Sociology and photography represent distinct ‘ways of looking’ at society. Yet they are both focused on ‘making the familiar strange’, through interrogating the seemingly obvious or incidental for their deeper layers of significance and by ‘reframing’ them as (visual) statements, observations or ‘data’ of sorts. Visual sociologists and urban photographers in particular share the fascination with the everyday as enacted in cities around the globe. The urban social fabric in constant flux becomes apparent through observing and depicting routine behavior, incidental acts, and through scrutinizing the various signs and symptoms of how the city is ‘used’ by a colorful diversity of inhabitants and visitors. The day-to-day metabolism of the city also reveals itself through its artefacts which are as much materializations of norms and values as objects that are constantly being uploaded with new meanings, or re-appropriated to fulfil new functions. This selection of digital colour images focusses on cities as transient repositories of cultural signifiers and multi-authored canvasses of change, power and resistance. As practice-based musings on visual ways to know and experience cities, they represent but a small sample of a much greater and ongoing body of analogue and digital work on different aspects of globalizing urban cultures.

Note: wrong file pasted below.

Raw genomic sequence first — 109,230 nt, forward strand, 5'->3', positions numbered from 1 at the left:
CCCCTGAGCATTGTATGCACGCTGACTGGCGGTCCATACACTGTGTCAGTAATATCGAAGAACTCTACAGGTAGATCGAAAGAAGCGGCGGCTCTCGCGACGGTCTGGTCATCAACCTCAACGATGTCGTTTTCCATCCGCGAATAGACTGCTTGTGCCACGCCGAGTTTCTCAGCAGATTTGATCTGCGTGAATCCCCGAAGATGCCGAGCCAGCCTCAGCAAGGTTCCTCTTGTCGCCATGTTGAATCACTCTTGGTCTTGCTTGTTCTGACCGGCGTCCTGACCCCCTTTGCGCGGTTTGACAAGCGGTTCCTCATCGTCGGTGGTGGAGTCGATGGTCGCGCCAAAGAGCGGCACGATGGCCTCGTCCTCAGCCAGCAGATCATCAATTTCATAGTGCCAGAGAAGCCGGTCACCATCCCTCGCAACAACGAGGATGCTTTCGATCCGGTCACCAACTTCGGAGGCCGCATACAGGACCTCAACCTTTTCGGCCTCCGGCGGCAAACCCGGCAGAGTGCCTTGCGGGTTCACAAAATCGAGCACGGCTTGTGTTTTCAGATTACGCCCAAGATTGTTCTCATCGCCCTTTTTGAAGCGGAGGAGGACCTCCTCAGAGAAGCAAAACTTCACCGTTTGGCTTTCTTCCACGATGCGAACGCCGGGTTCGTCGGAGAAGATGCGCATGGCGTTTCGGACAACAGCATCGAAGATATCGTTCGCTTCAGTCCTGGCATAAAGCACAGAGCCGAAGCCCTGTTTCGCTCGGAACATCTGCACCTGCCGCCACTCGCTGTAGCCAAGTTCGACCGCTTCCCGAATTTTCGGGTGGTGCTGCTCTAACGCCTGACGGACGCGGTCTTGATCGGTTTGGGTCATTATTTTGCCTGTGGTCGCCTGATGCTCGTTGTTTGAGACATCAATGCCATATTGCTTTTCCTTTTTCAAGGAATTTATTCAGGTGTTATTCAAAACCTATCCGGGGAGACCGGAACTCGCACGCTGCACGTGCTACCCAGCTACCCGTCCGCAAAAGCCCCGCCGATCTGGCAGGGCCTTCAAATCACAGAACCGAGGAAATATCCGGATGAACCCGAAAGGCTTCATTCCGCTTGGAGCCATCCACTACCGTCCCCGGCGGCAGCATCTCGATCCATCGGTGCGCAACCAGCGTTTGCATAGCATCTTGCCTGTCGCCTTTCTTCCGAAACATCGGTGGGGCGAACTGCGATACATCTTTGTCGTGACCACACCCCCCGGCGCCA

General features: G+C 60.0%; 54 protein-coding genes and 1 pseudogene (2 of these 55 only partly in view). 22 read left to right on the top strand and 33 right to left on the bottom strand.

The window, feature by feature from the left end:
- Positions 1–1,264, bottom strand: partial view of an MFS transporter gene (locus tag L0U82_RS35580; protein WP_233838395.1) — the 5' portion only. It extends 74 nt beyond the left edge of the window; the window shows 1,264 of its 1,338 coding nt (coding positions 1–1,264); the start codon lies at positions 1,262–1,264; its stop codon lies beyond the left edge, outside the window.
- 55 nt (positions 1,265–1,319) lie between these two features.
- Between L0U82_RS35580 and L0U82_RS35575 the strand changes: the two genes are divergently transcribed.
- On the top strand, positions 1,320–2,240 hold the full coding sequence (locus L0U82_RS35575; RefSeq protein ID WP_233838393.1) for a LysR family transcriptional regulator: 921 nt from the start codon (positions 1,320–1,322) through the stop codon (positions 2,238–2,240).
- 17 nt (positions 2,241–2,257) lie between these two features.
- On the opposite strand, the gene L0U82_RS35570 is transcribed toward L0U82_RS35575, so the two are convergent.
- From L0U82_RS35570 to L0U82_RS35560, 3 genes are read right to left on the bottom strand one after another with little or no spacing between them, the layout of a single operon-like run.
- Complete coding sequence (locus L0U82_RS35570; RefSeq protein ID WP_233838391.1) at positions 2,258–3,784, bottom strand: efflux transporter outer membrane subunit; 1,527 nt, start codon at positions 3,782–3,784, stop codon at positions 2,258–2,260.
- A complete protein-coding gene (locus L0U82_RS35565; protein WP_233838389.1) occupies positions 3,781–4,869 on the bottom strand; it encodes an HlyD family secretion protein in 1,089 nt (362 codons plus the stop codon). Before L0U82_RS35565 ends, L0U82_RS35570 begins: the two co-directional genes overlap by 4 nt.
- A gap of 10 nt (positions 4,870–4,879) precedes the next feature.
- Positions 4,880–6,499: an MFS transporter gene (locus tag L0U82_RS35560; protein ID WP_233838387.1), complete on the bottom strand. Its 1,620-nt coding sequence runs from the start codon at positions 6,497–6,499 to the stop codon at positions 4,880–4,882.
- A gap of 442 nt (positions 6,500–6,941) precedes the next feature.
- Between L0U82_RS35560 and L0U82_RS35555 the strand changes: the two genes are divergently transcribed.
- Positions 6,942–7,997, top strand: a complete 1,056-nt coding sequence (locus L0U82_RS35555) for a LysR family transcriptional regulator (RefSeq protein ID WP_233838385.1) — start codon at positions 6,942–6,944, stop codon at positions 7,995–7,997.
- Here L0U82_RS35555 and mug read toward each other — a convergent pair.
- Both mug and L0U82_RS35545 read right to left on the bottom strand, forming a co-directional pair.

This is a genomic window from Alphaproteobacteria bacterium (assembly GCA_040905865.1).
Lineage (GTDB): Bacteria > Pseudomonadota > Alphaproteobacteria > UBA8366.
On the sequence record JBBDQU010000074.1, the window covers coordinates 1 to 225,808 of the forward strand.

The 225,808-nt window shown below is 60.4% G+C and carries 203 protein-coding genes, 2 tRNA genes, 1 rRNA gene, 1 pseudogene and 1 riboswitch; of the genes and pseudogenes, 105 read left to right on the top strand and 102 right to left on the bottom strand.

Luc Pauwels is a Professor of Visual Research Methods and the Director of the Visual & Digital Cultures Research Center at the University of Antwerp, Belgium. His recent monograph ‘Reframing Visual Social Science: towards a more visual sociology and anthropology’ (2015, Cambridge University Press) exemplifies his long-standing involvement with the visual study of culture and society. An avid photographer since early childhood, the focus of Luc’s visual work is on urban culture and the semiotics of street life. His photographic work has been awarded, shown in solo and group exhibitions and published in magazines and journals.